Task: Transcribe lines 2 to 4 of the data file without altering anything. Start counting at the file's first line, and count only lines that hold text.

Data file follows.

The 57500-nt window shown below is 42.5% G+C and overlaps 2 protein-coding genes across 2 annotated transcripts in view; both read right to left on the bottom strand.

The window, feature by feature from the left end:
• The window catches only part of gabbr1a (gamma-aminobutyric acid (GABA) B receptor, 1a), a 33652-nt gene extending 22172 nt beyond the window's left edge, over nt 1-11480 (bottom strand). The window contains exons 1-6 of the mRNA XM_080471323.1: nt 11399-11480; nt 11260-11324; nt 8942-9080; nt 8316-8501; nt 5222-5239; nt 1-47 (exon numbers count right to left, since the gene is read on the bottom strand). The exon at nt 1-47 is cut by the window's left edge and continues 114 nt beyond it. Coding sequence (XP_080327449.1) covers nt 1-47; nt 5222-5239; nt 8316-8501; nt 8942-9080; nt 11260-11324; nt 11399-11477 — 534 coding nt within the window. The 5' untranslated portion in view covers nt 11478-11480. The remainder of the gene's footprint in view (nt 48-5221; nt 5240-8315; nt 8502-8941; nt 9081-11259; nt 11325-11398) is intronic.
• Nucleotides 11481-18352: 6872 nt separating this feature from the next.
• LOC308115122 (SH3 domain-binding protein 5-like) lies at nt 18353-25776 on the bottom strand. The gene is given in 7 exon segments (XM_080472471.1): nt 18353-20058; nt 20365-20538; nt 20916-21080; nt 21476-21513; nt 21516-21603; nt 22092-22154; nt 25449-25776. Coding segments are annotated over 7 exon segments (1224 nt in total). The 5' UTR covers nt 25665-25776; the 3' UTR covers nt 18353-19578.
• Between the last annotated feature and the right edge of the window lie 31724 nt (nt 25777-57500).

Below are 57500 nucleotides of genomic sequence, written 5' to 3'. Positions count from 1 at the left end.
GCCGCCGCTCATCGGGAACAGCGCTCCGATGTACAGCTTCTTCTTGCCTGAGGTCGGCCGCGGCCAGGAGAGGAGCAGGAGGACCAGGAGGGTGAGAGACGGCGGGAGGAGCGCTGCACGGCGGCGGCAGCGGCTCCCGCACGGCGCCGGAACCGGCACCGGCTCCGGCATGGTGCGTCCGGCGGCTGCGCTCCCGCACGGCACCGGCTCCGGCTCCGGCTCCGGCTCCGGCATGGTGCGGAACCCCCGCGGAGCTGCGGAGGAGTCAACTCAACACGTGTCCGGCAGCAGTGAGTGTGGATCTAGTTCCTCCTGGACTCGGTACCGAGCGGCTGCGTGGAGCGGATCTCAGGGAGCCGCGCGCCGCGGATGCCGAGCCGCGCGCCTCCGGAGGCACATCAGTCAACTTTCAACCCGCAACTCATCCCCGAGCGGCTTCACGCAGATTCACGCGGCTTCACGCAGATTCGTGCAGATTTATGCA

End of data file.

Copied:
The window, feature by feature from the left end:
• The window catches only part of gabbr1a (gamma-aminobutyric acid (GABA) B receptor, 1a), a 33652-nt gene extending 22172 nt beyond the window's left edge, over nt 1-11480 (bottom strand). The window contains exons 1-6 of the mRNA XM_080471323.1: nt 11399-11480; nt 11260-11324; nt 8942-9080; nt 8316-8501; nt 5222-5239; nt 1-47 (exon numbers count right to left, since the gene is read on the bottom strand). The exon at nt 1-47 is cut by the window's left edge and continues 114 nt beyond it. Coding sequence (XP_080327449.1) covers nt 1-47; nt 5222-5239; nt 8316-8501; nt 8942-9080; nt 11260-11324; nt 11399-11477 — 534 coding nt within the window. The 5' untranslated portion in view covers nt 11478-11480. The remainder of the gene's footprint in view (nt 48-5221; nt 5240-8315; nt 8502-8941; nt 9081-11259; nt 11325-11398) is intronic.
• Nucleotides 11481-18352: 6872 nt separating this feature from the next.